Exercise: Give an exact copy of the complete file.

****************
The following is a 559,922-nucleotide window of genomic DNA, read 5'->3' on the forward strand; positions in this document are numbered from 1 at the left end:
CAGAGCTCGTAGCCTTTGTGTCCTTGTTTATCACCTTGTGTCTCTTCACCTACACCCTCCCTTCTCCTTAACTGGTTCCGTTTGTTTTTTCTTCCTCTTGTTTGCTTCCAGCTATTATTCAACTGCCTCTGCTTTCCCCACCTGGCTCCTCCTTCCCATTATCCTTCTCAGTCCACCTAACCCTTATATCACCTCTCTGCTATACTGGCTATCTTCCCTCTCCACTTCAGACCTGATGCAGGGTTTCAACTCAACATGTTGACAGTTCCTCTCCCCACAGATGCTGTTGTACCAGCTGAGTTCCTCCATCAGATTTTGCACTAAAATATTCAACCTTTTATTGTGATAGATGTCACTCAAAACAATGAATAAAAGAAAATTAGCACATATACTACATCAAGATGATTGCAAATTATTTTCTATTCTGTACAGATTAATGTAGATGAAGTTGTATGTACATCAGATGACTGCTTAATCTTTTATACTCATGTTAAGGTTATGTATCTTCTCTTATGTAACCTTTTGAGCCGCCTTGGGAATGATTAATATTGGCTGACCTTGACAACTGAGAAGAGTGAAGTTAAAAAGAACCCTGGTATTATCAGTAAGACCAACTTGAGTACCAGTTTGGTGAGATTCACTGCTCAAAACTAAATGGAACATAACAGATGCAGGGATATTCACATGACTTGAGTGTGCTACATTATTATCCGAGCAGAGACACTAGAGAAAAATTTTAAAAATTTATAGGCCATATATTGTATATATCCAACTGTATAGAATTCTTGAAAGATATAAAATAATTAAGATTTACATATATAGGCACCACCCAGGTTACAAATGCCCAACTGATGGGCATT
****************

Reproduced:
The following is a 559,922-nucleotide window of genomic DNA, read 5'->3' on the forward strand; positions in this document are numbered from 1 at the left end:
CAGAGCTCGTAGCCTTTGTGTCCTTGTTTATCACCTTGTGTCTCTTCACCTACACCCTCCCTTCTCCTTAACTGGTTCCGTTTGTTTTTTCTTCCTCTTGTTTGCTTCCAGCTATTATTCAACTGCCTCTGCTTTCCCCACCTGGCTCCTCCTTCCCATTATCCTTCTCAGTCCACCTAACCCTTATATCACCTCTCTGCTATACTGGCTATCTTCCCTCTCCACTTCAGACCTGATGCAGGGTTTCAACTCAACATGTTGACAGTTCCTCTCCCCACAGATGCTGTTGTACCAGCTGAGTTCCTCCATCAGATTTTGCACTAAAATATTCAACCTTTTATTGTGATAGATGTCACTCAAAACAATGAATAAAAGAAAATTAGCACATATACTACATCAAGATGATTGCAAATTATTTTCTATTCTGTACAGATTAATGTAGATGAAGTTGTATGTACATCAGATGACTGCTTAATCTTTTATACTCATGTTAAGGTTATGTATCTTCTCTTATGTAACCTTTTGAGCCGCCTTGGGAATGATTAATATTGGCTGACCTTGACAACTGAGAAGAGTGAAGTTAAAAAGAACCCTGGTATTATCAGTAAGACCAACTTGAGTACCAGTTTGGTGAGATTCACTGCTCAAAACTAAATGGAACATAACAGATGCAGGGATATTCACATGACTTGAGTGTGCTACATTATTATCCGAGCAGAGACACTAGAGAAAAATTTTAAAAATTTATAGGCCATATATTGTATATATCCAACTGTATAGAATTCTTGAAAGATATAAAATAATTAAGATTTACATATATAGGCACCACCCAGGTTACAAATGCCCAACTGATGGGCATT